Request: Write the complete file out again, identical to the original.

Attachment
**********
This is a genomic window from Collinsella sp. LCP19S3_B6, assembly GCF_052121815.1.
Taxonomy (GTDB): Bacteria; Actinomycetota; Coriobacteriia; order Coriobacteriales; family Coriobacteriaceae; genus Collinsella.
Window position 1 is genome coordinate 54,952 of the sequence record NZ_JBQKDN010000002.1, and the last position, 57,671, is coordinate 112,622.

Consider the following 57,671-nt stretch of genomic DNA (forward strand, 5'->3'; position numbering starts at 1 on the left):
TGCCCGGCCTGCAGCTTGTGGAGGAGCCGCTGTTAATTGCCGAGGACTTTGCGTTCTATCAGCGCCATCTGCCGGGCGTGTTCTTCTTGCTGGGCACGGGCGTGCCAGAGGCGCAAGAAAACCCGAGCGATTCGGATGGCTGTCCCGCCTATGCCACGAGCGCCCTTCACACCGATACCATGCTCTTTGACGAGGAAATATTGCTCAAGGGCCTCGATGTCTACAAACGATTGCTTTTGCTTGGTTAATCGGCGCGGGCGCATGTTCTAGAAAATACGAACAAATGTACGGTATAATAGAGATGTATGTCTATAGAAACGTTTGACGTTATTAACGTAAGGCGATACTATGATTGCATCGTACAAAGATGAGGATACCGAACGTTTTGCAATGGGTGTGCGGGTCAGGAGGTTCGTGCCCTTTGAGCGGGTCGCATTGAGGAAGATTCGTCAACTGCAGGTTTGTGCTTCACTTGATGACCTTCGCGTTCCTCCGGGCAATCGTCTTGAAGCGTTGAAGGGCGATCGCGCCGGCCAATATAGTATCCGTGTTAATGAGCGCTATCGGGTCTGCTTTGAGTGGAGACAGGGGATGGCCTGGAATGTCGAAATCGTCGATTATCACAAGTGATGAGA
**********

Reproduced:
This is a genomic window from Collinsella sp. LCP19S3_B6, assembly GCF_052121815.1.
Taxonomy (GTDB): Bacteria; Actinomycetota; Coriobacteriia; order Coriobacteriales; family Coriobacteriaceae; genus Collinsella.
Window position 1 is genome coordinate 54,952 of the sequence record NZ_JBQKDN010000002.1, and the last position, 57,671, is coordinate 112,622.

Consider the following 57,671-nt stretch of genomic DNA (forward strand, 5'->3'; position numbering starts at 1 on the left):
TGCCCGGCCTGCAGCTTGTGGAGGAGCCGCTGTTAATTGCCGAGGACTTTGCGTTCTATCAGCGCCATCTGCCGGGCGTGTTCTTCTTGCTGGGCACGGGCGTGCCAGAGGCGCAAGAAAACCCGAGCGATTCGGATGGCTGTCCCGCCTATGCCACGAGCGCCCTTCACACCGATACCATGCTCTTTGACGAGGAAATATTGCTCAAGGGCCTCGATGTCTACAAACGATTGCTTTTGCTTGGTTAATCGGCGCGGGCGCATGTTCTAGAAAATACGAACAAATGTACGGTATAATAGAGATGTATGTCTATAGAAACGTTTGACGTTATTAACGTAAGGCGATACTATGATTGCATCGTACAAAGATGAGGATACCGAACGTTTTGCAATGGGTGTGCGGGTCAGGAGGTTCGTGCCCTTTGAGCGGGTCGCATTGAGGAAGATTCGTCAACTGCAGGTTTGTGCTTCACTTGATGACCTTCGCGTTCCTCCGGGCAATCGTCTTGAAGCGTTGAAGGGCGATCGCGCCGGCCAATATAGTATCCGTGTTAATGAGCGCTATCGGGTCTGCTTTGAGTGGAGACAGGGGATGGCCTGGAATGTCGAAATCGTCGATTATCACAAGTGATGAGA